Someday you may pass your business on. You’ll need a plan in place when you do.


Your business represents the body of a lifetime of work and whenever possible, you would like to have your business outlive your management or your death. One of the best ways to ensure that your business is still viable well into the next generation is through successful succession planning. A well-thought out succession plan can make a significant difference in the future of your business.


Family business succession planning requires a great deal of thought. Additionally, it is possible to hurt feelings of other family members if they do not understand the thought process. There are various levels of a business that will require specific talents; planning for these levels is a prerequisite to ensuring the longevity of the business. These areas include:

  • Business ownership succession – while it may be less painful to simply leave a business to a surviving spouse this is not always the best option. Ownership changes could require not only a transfer of ownership but, may also include buyout agreements, implementing a financing option and developing a plan for income for retiring owners.
  • Business management succession – business owners are not always the same as business managers and this can often create problems in family-owned businesses. Some family members may have the skills needed to manage a business while others may not. Having a strong management plan in place is a necessity.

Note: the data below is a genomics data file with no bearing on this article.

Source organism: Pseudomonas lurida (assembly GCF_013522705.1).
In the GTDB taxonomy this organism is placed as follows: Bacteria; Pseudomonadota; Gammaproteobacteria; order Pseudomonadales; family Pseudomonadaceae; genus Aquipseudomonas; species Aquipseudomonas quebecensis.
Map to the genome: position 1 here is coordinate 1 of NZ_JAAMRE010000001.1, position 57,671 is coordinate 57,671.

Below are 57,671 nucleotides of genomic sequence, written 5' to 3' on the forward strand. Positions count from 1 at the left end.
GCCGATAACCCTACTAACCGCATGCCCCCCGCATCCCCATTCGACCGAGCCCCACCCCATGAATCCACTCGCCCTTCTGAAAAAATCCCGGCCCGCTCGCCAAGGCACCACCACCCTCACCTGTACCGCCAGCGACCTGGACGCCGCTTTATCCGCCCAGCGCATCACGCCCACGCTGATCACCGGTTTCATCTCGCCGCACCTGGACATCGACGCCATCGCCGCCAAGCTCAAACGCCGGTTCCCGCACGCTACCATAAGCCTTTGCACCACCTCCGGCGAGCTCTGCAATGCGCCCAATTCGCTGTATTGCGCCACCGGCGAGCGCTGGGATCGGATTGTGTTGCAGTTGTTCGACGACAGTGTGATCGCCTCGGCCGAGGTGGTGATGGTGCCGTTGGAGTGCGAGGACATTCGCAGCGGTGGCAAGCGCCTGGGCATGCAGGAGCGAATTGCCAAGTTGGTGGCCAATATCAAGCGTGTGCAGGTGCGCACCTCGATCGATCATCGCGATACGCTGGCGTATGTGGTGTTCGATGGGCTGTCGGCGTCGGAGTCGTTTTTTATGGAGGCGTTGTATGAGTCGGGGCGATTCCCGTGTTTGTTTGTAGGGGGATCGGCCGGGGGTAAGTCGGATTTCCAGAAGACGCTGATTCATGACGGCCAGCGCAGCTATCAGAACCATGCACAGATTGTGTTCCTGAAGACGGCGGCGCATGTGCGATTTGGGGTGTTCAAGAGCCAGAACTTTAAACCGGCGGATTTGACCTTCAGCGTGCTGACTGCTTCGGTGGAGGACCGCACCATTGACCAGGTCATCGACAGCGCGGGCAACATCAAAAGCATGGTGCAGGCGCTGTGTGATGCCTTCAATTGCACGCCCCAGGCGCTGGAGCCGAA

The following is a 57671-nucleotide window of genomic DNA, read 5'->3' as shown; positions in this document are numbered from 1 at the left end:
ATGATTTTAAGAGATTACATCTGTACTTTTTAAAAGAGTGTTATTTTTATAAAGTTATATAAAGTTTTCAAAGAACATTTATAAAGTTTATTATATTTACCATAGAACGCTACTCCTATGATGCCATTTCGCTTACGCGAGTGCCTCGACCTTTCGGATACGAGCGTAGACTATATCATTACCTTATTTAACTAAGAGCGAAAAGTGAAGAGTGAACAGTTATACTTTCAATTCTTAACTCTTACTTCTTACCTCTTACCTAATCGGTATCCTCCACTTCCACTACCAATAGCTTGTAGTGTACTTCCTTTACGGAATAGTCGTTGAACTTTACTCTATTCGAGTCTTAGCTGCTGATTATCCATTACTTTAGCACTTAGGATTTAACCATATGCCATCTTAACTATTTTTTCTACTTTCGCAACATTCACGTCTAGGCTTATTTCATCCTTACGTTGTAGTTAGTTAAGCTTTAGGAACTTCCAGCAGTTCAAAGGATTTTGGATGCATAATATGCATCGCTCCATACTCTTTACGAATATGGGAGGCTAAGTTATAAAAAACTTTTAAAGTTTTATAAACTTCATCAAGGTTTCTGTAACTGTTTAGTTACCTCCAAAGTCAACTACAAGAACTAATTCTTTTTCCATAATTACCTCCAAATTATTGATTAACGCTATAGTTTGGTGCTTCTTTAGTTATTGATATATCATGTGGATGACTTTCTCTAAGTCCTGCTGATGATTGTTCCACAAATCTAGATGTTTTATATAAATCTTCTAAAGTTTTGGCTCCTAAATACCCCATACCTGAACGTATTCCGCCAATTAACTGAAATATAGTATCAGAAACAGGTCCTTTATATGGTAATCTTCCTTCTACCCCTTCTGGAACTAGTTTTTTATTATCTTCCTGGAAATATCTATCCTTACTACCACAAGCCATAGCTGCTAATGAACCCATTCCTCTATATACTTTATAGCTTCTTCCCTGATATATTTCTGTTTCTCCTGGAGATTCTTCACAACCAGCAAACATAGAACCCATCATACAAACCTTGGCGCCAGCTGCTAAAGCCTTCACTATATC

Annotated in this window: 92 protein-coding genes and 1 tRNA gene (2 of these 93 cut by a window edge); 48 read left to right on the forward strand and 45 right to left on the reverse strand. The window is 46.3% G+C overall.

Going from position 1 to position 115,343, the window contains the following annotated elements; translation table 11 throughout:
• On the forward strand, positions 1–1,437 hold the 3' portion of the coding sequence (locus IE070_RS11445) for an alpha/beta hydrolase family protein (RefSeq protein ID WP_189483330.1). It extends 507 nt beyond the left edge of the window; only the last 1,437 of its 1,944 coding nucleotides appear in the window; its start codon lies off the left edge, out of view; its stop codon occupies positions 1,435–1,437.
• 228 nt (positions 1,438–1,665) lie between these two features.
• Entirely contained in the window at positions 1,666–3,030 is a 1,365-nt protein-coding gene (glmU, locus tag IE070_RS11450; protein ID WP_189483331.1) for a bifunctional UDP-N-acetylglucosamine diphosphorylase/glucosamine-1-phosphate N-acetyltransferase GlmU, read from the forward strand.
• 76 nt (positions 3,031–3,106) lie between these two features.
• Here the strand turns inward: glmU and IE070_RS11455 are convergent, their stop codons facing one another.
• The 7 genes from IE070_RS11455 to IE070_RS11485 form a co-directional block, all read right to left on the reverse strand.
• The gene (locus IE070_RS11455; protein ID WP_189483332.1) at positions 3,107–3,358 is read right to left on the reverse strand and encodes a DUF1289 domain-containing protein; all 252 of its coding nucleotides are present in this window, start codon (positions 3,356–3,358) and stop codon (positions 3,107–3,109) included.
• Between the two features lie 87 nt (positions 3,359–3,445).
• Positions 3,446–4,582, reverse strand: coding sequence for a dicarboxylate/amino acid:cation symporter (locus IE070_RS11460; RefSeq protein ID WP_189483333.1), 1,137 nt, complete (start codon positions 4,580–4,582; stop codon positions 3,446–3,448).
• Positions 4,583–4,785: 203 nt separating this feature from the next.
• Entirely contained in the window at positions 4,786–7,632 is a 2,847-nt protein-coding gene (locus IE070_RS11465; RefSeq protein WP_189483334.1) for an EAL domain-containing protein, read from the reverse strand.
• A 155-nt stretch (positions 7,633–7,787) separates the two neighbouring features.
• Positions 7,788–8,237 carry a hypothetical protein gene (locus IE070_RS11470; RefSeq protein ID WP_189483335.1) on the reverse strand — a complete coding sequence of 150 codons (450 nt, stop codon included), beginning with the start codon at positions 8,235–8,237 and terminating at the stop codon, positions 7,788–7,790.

• Active versus inactive roles – family-owned businesses often have hands-on and hands-off stakeholders. Defining these roles, in a succession plan, can help avoid disputes that may develop once ownership and management change hands.


As with any other type of estate planning, succession planning involves some financial decisions. Some of these include:

  • Estate taxation – if your succession plan is designed to be implemented upon your death, there may be estate taxes to consider.
  • Buyout agreements – in some cases, a succession plan will require a buyout of managers or other business principals. This will require a business valuation in order to ensure fairness.
  • Transfer of stock or interest – when there is a stock transfer there may be delays that could have financial implications.


A well-thought out succession plan is necessary to ensure business continuity. However, there could be inter-family disputes as to which family member will assume what role. There are some options that can help mitigate these disputes before they get started. Some of the suggestions that can help include:

  • Discussing options – family members should have some input into the overall succession plan. This will allow them to understand the thought process behind decisions.
  • Start transitions early – there is much to be gained by early training and exposure to the roles they will assume once the succession plan is in full force.
  • Addressing concerns – it is far easier to address family concerns before a plan is anticipated to go into effect versus waiting until the plan is in full motion.

Whether you are just starting a business or your business is well-established, a succession plan is as important as your business plan. At Solomon Richman, P.C., we will work with you to ensure that you have a well thought out and thorough plan to help strengthen the future of your business.

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